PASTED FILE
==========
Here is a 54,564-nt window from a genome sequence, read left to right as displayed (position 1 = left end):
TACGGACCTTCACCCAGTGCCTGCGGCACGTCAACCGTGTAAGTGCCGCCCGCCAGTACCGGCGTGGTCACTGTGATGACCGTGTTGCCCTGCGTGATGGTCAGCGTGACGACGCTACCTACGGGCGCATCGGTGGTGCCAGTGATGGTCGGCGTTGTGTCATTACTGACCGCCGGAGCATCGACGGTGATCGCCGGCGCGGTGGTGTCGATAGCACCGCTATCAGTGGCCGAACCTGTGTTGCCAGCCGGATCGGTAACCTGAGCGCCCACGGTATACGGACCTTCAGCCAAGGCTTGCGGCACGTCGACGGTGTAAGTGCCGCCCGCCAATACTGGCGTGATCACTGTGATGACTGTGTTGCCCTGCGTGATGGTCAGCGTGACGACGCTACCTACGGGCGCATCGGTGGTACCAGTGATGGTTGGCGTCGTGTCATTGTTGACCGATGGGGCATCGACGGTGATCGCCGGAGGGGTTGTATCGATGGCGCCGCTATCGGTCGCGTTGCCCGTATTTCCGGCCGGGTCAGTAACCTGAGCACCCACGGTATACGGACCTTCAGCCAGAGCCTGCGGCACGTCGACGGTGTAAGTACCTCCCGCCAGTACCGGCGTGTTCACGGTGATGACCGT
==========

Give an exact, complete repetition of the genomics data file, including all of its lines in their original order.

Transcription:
Here is a 54,564-nt window from a genome sequence, read left to right as displayed (position 1 = left end):
TACGGACCTTCACCCAGTGCCTGCGGCACGTCAACCGTGTAAGTGCCGCCCGCCAGTACCGGCGTGGTCACTGTGATGACCGTGTTGCCCTGCGTGATGGTCAGCGTGACGACGCTACCTACGGGCGCATCGGTGGTGCCAGTGATGGTCGGCGTTGTGTCATTACTGACCGCCGGAGCATCGACGGTGATCGCCGGCGCGGTGGTGTCGATAGCACCGCTATCAGTGGCCGAACCTGTGTTGCCAGCCGGATCGGTAACCTGAGCGCCCACGGTATACGGACCTTCAGCCAAGGCTTGCGGCACGTCGACGGTGTAAGTGCCGCCCGCCAATACTGGCGTGATCACTGTGATGACTGTGTTGCCCTGCGTGATGGTCAGCGTGACGACGCTACCTACGGGCGCATCGGTGGTACCAGTGATGGTTGGCGTCGTGTCATTGTTGACCGATGGGGCATCGACGGTGATCGCCGGAGGGGTTGTATCGATGGCGCCGCTATCGGTCGCGTTGCCCGTATTTCCGGCCGGGTCAGTAACCTGAGCACCCACGGTATACGGACCTTCAGCCAGAGCCTGCGGCACGTCGACGGTGTAAGTACCTCCCGCCAGTACCGGCGTGTTCACGGTGATGACCGT